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SACU members to experience low revenue inflows

WINDHOEK, 02 APR (NAMPA) - Most Southern African Customs Union (SACU) countries will experience low revenue inflows due to the weakening of the South African Rand, said a local economist.
The Rand weakened around 4 per cent on Friday following President Jacob Zuma’s Cabinet reshuffle.
Zuma sacked nine Cabinet ministers midnight Friday, including Finance Minister Pravin Gordhan.
SACU countries depend on the SACU sharing revenue arrangement, which in turn depends on the value of trade driven by South Africa, Mally Likukela, an economist told Nampa Friday.
Namibia imports between 75 per cent and 90 per cent of its consumables from its neighbour.
South Africa is the largest economy in the region and given that “a weak Rand, is a weak South Africa” all SACU member countries will experience very low revenue inflows, he reiterated.
SACU consist of Botswana, Lesotho, Namibia, South Africa and Swaziland, known as BLNS member states.
The Common Monetary Area (CMA) links BLNS member states into a monetary union.
Although the South African Rand is legal tender in all states, the other member states issue their own currencies: the Lesotho Loti, Namibia Dollar and Swazi Lilangeni.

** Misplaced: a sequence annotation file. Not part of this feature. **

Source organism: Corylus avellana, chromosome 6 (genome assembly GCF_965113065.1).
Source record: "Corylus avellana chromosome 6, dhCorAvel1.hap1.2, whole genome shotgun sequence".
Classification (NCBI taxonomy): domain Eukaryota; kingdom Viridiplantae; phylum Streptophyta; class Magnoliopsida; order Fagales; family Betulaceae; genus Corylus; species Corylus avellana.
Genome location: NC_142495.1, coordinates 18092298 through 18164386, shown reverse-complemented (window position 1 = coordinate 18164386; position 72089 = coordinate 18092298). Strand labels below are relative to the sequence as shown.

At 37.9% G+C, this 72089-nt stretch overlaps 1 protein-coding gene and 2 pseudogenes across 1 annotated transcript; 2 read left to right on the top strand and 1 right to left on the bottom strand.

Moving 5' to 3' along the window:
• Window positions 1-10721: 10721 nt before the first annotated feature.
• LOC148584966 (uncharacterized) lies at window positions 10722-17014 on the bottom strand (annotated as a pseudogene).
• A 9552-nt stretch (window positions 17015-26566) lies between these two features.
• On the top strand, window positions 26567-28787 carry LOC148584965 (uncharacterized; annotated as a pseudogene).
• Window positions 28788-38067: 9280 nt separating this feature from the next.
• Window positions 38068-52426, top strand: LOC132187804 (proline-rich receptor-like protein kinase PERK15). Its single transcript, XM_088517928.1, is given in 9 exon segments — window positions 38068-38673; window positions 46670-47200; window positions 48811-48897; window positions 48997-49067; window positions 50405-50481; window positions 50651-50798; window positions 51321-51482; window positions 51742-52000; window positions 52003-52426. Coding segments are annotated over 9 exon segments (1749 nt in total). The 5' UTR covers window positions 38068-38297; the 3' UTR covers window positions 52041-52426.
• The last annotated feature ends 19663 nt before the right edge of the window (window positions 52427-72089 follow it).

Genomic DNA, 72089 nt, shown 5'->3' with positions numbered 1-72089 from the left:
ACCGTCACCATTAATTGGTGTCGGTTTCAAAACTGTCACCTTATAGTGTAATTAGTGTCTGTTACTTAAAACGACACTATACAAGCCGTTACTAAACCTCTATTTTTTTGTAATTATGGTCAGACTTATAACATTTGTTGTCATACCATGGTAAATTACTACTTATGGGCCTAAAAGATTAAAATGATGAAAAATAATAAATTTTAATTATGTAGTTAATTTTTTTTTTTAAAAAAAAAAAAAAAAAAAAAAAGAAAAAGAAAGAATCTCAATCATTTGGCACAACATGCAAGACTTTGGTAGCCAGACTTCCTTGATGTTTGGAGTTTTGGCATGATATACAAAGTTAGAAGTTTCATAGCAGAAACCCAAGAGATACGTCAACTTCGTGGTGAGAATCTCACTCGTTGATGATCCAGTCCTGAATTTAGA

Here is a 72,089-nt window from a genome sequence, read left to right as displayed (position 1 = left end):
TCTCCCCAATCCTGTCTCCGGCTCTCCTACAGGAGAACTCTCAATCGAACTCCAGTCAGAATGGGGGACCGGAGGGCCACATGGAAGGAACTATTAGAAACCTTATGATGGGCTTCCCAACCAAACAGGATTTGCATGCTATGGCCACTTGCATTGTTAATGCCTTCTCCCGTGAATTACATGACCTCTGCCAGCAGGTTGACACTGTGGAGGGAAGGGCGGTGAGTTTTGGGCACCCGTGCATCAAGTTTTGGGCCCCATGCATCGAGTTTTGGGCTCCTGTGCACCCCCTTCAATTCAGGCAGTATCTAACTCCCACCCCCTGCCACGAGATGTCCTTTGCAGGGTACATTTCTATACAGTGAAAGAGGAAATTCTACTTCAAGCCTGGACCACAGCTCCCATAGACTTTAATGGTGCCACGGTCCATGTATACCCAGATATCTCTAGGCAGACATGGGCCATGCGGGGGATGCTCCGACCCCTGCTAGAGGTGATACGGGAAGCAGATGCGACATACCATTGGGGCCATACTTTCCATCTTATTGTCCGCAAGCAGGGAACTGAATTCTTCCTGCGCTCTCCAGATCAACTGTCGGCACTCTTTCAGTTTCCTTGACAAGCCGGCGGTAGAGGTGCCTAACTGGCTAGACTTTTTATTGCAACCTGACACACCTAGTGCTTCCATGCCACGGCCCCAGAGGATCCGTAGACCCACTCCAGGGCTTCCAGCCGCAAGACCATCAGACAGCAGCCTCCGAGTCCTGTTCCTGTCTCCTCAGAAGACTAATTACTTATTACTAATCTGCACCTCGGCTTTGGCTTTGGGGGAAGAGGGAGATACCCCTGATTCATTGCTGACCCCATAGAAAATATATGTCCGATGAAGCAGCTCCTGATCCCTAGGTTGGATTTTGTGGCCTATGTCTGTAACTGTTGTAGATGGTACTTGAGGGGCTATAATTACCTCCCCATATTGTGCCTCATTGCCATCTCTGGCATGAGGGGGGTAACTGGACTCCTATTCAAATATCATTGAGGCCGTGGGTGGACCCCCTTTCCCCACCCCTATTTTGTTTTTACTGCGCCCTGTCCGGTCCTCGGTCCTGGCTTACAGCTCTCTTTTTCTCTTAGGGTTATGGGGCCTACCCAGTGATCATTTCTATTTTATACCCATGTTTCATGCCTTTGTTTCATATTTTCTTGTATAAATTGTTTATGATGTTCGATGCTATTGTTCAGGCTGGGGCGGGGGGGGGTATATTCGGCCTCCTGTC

However, these are exchanged on par with the Rand and there is no immediate prospect of change.
Out of the five SACU member states, only Botswana is out of the CMA, having replaced the Rand with the Botswana Pula.
Likukela is of the opinion that the weakening of Rand will hamper respective fiscal policies and budgeting.
“Poor economic performance in South Africa means poor economic performance in the southern African region in general,” he said.
According to information obtained from the SACU website, the current SACU Revenue Sharing Formula has three components: Customs, Excise and Development.
The Customs share is allocated on the basis of each country's share of intra-SACU imports, while the Excise Component is allocated on the basis of each country's share of Gross Domestic Product (GDP).
The Development Component, which is fixed at 15 per cent of total excise revenue, is distributed according to the inverse of each country's GDP per capita.
The structure of the Revenue Sharing Formula is such that BLNS Member States get a significant share of their revenue from the Customs Component, while South Africa gets more than 90 per cent of its share from the Excise Component.
The Development Component, meant to compensate the least developed economies, is distributed more or less in equal share among all the member states.

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